Last week the President nominated Rep. Porter Goss, former CIA agent and chairman of the House Intelligence Committee, to be the new Director of Central Intelligence. To say that Goss is a leader with the vision, power of personality, and skill needed to lead the whole intel community through the reforms it so desperately needs is, well, to state the unobvious. Mr. Bush made no effort to characterize Goss in those terms, or to place his mission in that context. It’s pretty clear that Mr. Bush named Goss for political rather than substantive reasons. Had he nominated someone else — almost anyone else — the Dems would have been able to make a huge political spectacle of confirmation hearings, leave the post unfilled, and blame the President for a leadership failure in this crucial time. Instead, Mr. Bush appointed a man who will likely be confirmed despite some Dems’ charge that he is “too partisan.”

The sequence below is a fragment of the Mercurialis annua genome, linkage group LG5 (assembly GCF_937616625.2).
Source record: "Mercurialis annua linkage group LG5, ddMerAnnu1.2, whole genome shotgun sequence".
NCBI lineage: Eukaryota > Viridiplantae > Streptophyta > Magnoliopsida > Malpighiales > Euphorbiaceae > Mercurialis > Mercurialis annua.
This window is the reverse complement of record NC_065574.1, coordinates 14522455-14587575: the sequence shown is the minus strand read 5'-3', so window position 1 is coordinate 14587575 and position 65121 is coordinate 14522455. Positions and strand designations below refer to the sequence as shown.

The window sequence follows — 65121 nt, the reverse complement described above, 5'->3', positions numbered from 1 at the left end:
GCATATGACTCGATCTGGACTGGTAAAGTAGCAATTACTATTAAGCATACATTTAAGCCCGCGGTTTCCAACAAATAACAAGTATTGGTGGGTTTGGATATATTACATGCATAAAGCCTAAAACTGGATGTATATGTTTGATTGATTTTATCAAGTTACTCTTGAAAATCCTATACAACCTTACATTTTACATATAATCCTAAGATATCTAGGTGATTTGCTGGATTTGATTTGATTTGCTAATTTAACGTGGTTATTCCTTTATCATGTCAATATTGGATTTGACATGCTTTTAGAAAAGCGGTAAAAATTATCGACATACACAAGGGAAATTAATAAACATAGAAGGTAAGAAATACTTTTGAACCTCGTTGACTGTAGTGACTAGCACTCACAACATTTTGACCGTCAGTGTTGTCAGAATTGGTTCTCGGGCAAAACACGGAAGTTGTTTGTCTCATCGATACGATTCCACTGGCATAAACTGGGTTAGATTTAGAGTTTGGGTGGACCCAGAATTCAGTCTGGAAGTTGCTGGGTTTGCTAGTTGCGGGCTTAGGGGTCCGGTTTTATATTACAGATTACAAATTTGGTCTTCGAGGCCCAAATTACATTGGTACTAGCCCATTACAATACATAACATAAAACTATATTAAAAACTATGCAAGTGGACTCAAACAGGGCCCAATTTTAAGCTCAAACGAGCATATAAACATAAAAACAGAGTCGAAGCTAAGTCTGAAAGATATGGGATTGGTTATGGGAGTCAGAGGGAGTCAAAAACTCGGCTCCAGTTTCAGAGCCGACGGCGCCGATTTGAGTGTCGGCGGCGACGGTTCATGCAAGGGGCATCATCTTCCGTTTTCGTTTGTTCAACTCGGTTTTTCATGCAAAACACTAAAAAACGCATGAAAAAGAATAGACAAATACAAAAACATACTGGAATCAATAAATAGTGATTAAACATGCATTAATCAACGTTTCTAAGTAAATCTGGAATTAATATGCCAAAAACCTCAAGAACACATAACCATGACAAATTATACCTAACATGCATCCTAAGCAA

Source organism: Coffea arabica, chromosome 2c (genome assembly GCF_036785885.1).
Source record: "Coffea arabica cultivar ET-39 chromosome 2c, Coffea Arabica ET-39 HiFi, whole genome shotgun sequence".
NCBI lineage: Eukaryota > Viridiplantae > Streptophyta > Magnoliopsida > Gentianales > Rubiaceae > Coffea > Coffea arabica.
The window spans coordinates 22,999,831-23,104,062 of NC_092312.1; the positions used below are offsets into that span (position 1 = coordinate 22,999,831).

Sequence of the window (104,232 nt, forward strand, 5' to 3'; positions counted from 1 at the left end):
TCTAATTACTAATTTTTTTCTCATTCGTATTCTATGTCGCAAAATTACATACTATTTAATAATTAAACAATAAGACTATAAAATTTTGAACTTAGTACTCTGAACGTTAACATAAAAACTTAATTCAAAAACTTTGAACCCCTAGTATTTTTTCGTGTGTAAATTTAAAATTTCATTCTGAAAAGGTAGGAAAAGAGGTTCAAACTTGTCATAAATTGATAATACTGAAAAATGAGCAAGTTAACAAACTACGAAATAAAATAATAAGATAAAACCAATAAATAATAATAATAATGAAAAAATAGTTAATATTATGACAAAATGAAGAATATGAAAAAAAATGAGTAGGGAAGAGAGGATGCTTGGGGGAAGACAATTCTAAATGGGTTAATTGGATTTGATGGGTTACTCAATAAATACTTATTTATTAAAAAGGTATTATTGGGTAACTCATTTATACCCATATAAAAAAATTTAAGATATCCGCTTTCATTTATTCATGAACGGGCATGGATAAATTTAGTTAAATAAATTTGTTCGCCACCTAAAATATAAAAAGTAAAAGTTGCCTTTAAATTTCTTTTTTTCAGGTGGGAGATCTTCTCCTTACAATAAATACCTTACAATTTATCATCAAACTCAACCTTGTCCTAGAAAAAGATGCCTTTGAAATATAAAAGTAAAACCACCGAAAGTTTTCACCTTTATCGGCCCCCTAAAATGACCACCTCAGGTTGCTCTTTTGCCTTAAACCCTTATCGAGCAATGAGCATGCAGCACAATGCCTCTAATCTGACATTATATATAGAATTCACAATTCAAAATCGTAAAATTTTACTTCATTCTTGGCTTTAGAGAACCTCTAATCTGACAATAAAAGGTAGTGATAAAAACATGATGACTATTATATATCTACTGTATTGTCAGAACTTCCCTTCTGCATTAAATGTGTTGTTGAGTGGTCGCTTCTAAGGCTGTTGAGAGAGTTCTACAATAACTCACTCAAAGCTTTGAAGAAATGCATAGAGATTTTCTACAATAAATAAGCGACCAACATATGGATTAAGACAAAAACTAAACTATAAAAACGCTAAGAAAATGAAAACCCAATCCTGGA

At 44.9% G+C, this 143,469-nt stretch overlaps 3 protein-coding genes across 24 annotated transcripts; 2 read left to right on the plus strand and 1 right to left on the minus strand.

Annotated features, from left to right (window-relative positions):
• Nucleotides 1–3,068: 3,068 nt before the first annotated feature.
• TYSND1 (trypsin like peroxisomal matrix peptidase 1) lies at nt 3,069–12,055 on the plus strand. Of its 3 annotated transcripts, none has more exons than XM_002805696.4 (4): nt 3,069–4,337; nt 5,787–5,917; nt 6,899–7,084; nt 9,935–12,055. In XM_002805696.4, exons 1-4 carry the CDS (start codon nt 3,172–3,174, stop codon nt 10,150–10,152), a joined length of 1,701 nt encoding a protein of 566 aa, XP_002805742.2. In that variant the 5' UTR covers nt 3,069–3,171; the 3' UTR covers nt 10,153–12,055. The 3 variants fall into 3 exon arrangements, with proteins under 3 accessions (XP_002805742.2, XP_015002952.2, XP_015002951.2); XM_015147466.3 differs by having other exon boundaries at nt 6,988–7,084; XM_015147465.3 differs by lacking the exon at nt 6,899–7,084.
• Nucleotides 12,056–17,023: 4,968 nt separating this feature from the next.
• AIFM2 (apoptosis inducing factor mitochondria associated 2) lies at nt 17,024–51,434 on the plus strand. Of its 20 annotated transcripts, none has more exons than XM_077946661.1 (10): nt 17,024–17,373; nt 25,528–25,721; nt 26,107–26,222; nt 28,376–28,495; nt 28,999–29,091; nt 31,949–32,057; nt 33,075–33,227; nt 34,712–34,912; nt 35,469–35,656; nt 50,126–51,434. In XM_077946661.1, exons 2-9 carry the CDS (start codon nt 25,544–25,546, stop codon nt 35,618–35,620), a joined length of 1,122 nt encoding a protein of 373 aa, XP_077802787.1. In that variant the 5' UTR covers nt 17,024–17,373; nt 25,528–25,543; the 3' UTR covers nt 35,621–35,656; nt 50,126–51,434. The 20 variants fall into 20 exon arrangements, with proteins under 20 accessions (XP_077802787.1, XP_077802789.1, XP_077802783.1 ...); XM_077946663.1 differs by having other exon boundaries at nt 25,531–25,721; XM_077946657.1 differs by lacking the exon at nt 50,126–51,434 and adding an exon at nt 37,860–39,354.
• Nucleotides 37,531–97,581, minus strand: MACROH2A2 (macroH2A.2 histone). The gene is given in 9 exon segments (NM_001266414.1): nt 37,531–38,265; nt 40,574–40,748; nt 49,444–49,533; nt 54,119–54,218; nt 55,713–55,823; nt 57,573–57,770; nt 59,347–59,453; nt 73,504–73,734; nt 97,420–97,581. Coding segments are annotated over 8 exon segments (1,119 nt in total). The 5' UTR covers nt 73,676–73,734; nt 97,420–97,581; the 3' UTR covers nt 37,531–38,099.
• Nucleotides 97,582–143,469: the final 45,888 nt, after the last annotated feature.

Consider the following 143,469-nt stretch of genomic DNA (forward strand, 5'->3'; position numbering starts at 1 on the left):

What the CIA and the rest of the intel world need most — as I’ve written repeatedly — is not some shuffling of the deck chairs. We don’t need another layer of bureaucracy such as the “national intelligence director” the 9/11 Commission recommended. We need — as Director of Central Intelligence — a real leader and reformer with the stature and vision to force jointness upon the intel community as it was forced upon DoD by the Goldwater-Nichols legislation of the 1980s. If Goss is confirmed, he will be a mere placeholder. The burden of intel reformation will fall on the next DCI, who will have to start all over again. This process should have started on 9-12-01. By placing his confidence in the wrong man — George Tenet — President Bush shunned the task.